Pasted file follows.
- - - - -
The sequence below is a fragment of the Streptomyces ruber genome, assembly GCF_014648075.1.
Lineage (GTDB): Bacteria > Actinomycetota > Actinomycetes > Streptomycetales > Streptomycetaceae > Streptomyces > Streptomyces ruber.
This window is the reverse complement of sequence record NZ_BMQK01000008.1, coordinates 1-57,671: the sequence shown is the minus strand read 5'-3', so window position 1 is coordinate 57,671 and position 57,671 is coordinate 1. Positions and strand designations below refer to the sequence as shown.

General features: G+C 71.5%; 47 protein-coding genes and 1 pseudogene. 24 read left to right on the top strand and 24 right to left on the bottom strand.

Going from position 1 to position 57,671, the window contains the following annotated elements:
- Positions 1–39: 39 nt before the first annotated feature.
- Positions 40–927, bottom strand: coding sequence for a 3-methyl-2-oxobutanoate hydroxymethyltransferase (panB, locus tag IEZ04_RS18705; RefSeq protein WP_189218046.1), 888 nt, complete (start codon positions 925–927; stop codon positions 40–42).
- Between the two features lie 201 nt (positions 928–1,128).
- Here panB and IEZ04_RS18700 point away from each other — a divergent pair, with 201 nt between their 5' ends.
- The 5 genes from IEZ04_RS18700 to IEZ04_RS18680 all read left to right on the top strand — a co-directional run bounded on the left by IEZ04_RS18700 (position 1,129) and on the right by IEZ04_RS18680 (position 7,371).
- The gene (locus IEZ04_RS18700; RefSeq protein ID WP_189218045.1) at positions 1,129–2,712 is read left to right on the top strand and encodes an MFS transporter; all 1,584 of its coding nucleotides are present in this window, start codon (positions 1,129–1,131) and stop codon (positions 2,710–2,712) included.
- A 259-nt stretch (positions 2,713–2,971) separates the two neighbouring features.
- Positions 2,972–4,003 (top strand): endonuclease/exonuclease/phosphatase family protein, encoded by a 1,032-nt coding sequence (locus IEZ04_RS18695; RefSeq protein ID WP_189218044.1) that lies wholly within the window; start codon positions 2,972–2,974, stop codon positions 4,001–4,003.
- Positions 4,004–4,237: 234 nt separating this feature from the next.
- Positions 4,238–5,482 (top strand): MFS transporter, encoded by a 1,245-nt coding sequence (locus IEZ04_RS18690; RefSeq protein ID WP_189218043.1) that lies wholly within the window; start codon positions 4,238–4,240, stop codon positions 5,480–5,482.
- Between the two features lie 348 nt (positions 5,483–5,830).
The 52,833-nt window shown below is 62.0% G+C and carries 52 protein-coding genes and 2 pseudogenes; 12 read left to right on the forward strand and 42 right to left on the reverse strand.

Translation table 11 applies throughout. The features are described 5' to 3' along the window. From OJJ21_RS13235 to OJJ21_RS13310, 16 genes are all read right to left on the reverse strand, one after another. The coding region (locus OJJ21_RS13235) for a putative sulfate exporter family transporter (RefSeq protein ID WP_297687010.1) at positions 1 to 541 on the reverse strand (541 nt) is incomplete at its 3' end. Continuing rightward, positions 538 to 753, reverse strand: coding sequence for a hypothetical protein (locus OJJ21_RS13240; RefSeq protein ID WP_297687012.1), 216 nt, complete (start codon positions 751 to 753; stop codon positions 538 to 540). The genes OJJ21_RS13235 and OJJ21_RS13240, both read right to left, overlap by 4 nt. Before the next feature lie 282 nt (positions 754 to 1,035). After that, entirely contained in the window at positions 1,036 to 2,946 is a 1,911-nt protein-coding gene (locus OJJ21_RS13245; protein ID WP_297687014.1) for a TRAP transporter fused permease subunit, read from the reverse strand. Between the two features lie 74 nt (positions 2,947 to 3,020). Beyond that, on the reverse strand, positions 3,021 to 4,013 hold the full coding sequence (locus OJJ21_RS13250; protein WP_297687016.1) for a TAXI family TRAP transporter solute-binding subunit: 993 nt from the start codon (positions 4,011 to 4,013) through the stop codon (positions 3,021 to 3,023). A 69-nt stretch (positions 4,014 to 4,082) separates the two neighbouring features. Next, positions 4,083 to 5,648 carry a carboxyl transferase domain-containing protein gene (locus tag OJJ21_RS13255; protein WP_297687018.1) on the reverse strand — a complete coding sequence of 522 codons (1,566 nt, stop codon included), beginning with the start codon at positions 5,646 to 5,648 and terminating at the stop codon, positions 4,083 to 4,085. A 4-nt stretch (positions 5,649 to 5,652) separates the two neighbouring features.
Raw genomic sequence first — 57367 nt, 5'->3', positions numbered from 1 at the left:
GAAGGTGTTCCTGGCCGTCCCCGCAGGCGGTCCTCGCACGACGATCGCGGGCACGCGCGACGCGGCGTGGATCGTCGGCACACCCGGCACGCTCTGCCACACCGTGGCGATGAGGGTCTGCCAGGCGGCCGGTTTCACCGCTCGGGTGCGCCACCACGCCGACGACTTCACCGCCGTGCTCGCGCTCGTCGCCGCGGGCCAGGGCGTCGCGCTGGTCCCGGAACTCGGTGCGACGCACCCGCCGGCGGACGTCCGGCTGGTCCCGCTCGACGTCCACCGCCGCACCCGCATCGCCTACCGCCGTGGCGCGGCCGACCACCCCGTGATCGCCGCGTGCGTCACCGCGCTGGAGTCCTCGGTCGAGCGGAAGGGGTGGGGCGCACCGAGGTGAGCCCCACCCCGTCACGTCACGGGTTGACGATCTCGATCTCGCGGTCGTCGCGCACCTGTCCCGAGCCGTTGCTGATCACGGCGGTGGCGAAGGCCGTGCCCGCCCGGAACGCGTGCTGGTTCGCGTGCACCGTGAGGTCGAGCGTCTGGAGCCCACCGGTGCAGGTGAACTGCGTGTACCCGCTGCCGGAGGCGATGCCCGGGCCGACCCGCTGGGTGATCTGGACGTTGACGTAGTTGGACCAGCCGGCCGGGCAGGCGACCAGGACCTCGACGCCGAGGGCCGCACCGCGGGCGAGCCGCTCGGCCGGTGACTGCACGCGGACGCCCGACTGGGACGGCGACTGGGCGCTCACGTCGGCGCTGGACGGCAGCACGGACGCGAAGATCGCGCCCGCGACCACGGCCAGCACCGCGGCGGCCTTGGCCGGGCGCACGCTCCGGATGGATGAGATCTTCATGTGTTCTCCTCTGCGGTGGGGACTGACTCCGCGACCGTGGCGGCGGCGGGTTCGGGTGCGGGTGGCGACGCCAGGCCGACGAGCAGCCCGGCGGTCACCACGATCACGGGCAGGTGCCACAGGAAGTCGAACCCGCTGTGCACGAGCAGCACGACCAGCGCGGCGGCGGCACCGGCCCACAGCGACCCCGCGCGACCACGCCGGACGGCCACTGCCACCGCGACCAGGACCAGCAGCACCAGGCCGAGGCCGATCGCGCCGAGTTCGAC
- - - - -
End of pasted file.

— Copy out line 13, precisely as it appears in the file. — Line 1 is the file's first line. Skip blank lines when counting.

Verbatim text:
- Positions 2,972–4,003 (top strand): endonuclease/exonuclease/phosphatase family protein, encoded by a 1,032-nt coding sequence (locus IEZ04_RS18695; RefSeq protein ID WP_189218044.1) that lies wholly within the window; start codon positions 2,972–2,974, stop codon positions 4,001–4,003.